It cannot be denied Waste Connections (TSX:WCN)(NYSE:WCN) has been on an absolute tear pretty much since the last recession ended. If you had bought at that time, you’d be absolutely laughing. The stock price traded at the time at around $14 per share, and today it sits much, much higher at $122.51. In fact, the company is now at its 52-week high, and people are thrilled about it. But honestly, I’m more in the “what goes up, must come down” category on this one. While this is a strong stock — and, don’t get me wrong, if you’d bought it at…
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It cannot be denied
Waste Connections (TSX:WCN)(NYSE:WCN) has been on an absolute tear pretty much since the last recession ended. If you had bought at that time, you’d be absolutely laughing. The stock price traded at the time at around $14 per share, and today it sits much, much higher at $122.51.
In fact, the company is now at its 52-week high, and people are thrilled about it. But honestly, I’m more in the “what goes up, must come down” category on this one.
While this is a strong stock — and, don’t get me wrong, if you’d bought it at $14, it’s not likely to get down to that level again — there are analysts who believe this stock just doesn’t have the momentum to keep up this sprinting pace.
In the past, this has been anything but a wasteful stock. The company has grown to operate through the United States and Canada to become the third-largest waste operator in North America. This has occurred through the company acquiring company after company, and it continues to be a consolidator of this fragmented industry.
But it’s these acquisitions that have analysts worried. While, true, they have created value for shareholders during the process, it has also created a situation where the company needs to keep acquiring to continue its substantial growth. Sure, there are still long-term contracts, and this company should continue to generate cash flow, but once that growth in business slows down, so should the stock price.
But again, it can’t be denied. This stock has seen some stellar earnings data come out. Revenue reached $1.67 billion last quarter, with sales up 9% year over year, exceeding management’s expectations. For the year, revenue was $4.9 billion, adjusted net income at $667 million, and adjusted free cash flow at $880 million. Management expects revenue to increase again in 2019 to $5.3 billion and adjusted free cash flow to increase to $950 million.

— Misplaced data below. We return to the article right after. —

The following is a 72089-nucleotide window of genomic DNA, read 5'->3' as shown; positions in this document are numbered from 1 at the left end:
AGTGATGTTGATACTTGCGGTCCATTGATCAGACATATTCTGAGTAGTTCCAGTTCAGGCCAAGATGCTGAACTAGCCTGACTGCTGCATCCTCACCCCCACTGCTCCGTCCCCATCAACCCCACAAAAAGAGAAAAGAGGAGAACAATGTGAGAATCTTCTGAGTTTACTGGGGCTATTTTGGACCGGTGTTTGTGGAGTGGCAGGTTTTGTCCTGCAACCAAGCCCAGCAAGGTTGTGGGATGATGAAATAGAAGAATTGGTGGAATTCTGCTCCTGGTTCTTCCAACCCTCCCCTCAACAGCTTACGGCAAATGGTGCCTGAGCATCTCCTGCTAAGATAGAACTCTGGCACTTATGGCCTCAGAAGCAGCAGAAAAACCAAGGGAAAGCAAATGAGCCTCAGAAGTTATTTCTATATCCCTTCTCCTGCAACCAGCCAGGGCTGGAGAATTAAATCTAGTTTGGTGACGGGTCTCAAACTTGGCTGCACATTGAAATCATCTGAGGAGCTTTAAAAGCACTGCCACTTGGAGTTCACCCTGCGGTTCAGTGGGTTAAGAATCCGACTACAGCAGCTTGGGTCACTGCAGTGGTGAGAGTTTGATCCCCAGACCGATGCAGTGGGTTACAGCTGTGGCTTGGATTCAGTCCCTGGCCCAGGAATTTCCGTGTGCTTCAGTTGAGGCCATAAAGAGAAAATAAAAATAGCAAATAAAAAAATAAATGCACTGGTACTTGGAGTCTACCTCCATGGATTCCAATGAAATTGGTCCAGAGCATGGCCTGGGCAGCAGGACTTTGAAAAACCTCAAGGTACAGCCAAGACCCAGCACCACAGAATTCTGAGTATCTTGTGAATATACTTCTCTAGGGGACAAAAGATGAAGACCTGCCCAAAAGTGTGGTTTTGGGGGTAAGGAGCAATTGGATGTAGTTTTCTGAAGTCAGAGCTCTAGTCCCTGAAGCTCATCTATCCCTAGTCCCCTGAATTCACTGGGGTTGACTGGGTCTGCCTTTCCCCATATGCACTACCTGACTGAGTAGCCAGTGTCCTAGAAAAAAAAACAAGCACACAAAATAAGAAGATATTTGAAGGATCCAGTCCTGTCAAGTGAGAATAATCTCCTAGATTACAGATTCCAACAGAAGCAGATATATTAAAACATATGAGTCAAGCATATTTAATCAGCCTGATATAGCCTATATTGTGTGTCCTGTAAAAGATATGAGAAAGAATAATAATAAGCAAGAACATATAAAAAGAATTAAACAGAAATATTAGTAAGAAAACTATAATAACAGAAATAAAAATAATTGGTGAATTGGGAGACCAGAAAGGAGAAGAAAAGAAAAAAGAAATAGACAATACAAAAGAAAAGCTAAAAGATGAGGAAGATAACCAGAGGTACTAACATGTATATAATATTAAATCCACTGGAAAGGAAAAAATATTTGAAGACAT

Yet this growth, while good, isn’t so impressive to warrant trading at 3.6 times book value, and with such a small dividend, there’s really not much to make a new investor like myself take a risk. And honestly, there are a lot of insiders who might feel the same, as a lot of insider selling has been reported in the last six months.
That last point should be a red flag to investors. The old adage reads, buy low, sell high. Well, this stock is super high right now. Even with those increases in 2019, they aren’t so substantial to warrant such a high stock price when really it should be much further down.
In fact, analysts are predicting quite a drop for this company in the next 12 months — anywhere from $88 to $100 per share, which is quite the plummet from where it is now at $122.51 per share at the time of writing.
So, again, if you’d bought this stock years ago, you might as well hang on. It’s not as if it’s going to plummet down to the levels of a decade ago. However, if you’re thinking of buying this stock, there is likely going to be quite the price correction before it comes anywhere near being a buy.
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Fool contributor Amy Legate-Wolfe has no position in any of the stocks mentioned.